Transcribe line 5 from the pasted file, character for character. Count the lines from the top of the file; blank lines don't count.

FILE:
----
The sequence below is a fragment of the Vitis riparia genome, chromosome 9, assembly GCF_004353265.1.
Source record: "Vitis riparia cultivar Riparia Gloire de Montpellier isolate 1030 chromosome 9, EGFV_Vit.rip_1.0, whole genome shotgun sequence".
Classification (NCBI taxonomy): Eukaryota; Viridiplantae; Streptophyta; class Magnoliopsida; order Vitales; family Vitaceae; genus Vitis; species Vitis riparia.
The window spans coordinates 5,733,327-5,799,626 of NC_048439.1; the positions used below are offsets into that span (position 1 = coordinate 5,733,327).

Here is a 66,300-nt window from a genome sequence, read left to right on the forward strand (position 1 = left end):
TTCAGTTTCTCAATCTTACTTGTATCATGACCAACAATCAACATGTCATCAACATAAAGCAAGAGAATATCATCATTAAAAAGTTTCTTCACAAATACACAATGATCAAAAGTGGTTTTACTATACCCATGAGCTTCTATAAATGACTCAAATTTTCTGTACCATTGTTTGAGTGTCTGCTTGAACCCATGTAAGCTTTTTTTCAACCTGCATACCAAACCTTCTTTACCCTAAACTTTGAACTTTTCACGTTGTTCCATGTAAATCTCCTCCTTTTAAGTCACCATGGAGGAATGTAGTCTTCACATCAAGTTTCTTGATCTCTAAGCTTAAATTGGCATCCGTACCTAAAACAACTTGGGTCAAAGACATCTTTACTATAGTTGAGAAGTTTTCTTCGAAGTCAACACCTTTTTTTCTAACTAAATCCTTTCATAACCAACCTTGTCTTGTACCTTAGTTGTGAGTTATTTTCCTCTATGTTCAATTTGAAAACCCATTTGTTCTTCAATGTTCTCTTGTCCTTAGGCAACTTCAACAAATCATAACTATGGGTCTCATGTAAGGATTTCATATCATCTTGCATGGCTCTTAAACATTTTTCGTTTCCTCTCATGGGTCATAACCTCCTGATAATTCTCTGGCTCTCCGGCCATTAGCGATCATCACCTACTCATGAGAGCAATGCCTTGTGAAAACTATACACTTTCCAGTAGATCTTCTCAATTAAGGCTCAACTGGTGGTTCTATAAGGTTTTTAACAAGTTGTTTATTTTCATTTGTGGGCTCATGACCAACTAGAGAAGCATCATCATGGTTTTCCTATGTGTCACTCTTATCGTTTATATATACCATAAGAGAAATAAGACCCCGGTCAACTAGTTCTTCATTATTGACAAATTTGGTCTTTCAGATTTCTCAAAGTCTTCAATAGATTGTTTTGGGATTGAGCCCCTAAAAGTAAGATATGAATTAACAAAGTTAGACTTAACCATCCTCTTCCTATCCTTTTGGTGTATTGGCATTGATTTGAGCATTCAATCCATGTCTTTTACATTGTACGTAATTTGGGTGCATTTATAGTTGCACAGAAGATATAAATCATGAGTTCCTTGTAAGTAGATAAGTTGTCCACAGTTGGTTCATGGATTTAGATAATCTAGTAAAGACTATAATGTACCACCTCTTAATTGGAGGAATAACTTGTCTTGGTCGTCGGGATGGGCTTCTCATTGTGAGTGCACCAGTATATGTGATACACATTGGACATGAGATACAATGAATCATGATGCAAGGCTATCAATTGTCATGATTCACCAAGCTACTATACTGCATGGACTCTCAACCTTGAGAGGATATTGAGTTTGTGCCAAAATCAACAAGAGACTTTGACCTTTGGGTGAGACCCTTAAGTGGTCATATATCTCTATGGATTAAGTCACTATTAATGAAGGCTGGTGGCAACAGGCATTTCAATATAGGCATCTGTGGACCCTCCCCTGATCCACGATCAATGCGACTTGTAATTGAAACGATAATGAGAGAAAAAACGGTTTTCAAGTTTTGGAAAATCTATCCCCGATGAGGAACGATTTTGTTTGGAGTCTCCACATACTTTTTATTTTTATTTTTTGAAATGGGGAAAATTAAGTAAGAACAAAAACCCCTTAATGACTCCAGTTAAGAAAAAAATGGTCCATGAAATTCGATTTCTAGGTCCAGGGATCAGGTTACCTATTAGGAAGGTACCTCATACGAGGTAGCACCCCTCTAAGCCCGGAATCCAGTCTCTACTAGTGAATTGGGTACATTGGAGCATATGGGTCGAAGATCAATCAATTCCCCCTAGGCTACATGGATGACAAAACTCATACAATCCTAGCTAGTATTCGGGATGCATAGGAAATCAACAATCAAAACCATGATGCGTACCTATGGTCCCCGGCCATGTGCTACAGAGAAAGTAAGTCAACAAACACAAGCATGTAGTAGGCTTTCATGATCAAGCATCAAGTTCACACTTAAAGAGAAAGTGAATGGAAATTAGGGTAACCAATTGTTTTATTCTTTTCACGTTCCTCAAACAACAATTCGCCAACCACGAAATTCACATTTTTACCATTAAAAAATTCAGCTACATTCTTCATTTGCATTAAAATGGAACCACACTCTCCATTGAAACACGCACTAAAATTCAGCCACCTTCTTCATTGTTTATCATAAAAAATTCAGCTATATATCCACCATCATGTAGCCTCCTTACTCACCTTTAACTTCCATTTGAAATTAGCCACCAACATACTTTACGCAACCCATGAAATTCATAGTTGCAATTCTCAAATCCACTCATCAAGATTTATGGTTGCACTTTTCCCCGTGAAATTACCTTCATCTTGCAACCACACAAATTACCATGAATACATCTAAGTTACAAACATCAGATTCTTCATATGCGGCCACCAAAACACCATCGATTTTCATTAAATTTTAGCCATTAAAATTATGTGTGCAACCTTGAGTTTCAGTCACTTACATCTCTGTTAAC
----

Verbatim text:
Here is a 66,300-nt window from a genome sequence, read left to right on the forward strand (position 1 = left end):